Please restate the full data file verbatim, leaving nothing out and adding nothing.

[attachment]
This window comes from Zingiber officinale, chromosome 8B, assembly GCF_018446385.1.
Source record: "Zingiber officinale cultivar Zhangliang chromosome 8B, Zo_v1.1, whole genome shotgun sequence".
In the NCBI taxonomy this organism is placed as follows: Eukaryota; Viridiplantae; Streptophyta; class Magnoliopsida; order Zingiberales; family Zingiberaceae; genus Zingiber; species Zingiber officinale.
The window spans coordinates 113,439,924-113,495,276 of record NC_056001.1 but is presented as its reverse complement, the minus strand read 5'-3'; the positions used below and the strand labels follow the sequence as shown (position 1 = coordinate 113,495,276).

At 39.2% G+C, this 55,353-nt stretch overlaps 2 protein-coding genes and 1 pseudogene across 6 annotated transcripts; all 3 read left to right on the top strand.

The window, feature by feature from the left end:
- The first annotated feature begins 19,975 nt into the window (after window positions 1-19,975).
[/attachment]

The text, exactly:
This window comes from Zingiber officinale, chromosome 8B, assembly GCF_018446385.1.
Source record: "Zingiber officinale cultivar Zhangliang chromosome 8B, Zo_v1.1, whole genome shotgun sequence".
In the NCBI taxonomy this organism is placed as follows: Eukaryota; Viridiplantae; Streptophyta; class Magnoliopsida; order Zingiberales; family Zingiberaceae; genus Zingiber; species Zingiber officinale.
The window spans coordinates 113,439,924-113,495,276 of record NC_056001.1 but is presented as its reverse complement, the minus strand read 5'-3'; the positions used below and the strand labels follow the sequence as shown (position 1 = coordinate 113,495,276).

At 39.2% G+C, this 55,353-nt stretch overlaps 2 protein-coding genes and 1 pseudogene across 6 annotated transcripts; all 3 read left to right on the top strand.

The window, feature by feature from the left end:
- The first annotated feature begins 19,975 nt into the window (after window positions 1-19,975).